X
  • Facebook
  • LinkedIn
  • Circle us on Google+
  • Twitter
  • RSS
Home > News & Media > The NAA Blog > How to gain newspaper subscribers through microtargeting

@NAAupdates


How to gain newspaper subscribers through microtargeting

By Sean O'Leary, NAA Director of Communications

The tide is turning when it comes to newspaper subscriptions.

Over the past few years, newspapers have dramatically improved their effectiveness in acquiring and retaining subscribers. The improvements have come, in part, from circulation departments changing up their sales models and more effectively targeted sales.

Likewise, operational improvements across the industry in marketing home delivery while still placing a value on digital content have led to a more sustainable business model for newspapers.

Due to these strides, NAA believes that circulation revenue will continue to increase over the next few years and this new sustainable business model will yield positive results. However, newspapers must not rest on these recent successes. There must be a concerted effort to further enhance the cost effectiveness of subscription efforts, especially as digital components continue to play a significant role moving forward.

The impetus for change in acquiring new subscribers has been due to more readers looking to digital content as opposed to print. It rendered the old model of subscriber acquisition obsolete because it did not take into account the changing habits of today’s readers.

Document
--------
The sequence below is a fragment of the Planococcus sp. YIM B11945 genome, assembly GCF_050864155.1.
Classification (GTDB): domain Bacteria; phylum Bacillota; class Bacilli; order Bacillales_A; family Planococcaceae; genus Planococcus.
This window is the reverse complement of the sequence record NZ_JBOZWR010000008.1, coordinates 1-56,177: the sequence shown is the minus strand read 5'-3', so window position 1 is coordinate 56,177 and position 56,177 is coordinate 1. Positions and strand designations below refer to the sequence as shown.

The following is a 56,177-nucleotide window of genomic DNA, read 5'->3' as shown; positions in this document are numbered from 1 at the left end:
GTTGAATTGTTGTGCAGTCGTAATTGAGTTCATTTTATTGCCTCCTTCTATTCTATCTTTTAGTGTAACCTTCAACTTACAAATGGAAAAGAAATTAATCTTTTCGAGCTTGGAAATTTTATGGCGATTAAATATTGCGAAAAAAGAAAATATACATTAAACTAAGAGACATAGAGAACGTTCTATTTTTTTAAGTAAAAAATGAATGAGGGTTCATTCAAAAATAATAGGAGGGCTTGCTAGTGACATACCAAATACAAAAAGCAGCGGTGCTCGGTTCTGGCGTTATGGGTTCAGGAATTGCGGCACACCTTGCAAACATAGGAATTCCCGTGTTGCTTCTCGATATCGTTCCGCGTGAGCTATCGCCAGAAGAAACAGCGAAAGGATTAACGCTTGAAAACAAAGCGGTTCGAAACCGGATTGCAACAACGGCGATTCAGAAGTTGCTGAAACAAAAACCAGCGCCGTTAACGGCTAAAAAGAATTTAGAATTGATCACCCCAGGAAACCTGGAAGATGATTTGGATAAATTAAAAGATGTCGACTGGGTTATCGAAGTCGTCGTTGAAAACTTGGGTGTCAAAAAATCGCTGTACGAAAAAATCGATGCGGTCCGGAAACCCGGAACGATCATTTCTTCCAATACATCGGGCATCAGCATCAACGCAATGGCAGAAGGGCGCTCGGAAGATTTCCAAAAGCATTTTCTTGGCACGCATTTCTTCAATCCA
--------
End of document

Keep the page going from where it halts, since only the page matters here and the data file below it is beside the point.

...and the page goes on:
Decades ago, nearly any new subscriber would lead to a favorable return and high retention rate. Those same principles simply do not exist anymore. And while technology has expanded the ways for readers to consume information, it has also provided new methods for newspapers to identify and “micro-target” new subscribers based on a wealth of information.

In particular, the newspaper industry – in an effort to remain aggressive – needs to look at more than one characteristic when determining who will be a new subscriber and how high the retention rate will be. As a broad example, it is not just about zip code, delivery route or delivery frequency – it is about a combination of all these, in addition to more characteristics such as payment method, term and region.

A recent report authored by Jim Fleigner with Impact Consultancy LLC takes a deeper dive into what micro-targeting means for the industry and how it can be applied to your particular newspaper. The report is entitled “Microtargeting Subscriber Acquisition: Quantifying the value of hitting the acquisition Bullseye” and is available now for all NAA members.

In the report, Fleigner examines the application of microtargeting and how different sales channels within an organization should be focused to build the subscription base.

Microtargeting provides a clear and compelling blueprint for proactive focus and management at the lowest levels of segmentation and is a critical step in optimization of a newspaper’s acquisition function. Yet the report found that the vast majority of newspapers do not think about managing their acquisition activities in this way. Why don’t all newspapers microtarget?

For starters, the informational requirements are substantial relative to the information typically tracked by newspapers. The examples in the report feature newspapers with around 100 tracked segments, which is far more than any circulation executive can remember. The sheer magnitude of the data is perhaps why many newspapers do not investigate micro-targeting – and perhaps why they should.

The full report is available for free to all NAA members. Read the report.

If you are not an NAA member, learn about membership benefits and how to join.

First Published: October 03, 2013

About the Author

Sean O'Leary is director of communications at NAA. His journalism career began as a daily newspaper reporter for The Chronicle in Willimantic, Conn., and continued as a staff writer for the Hartford Business Journal. He oversees NAA’s communications and public relations strategy.

Connect with Sean:

Twitter
E-mail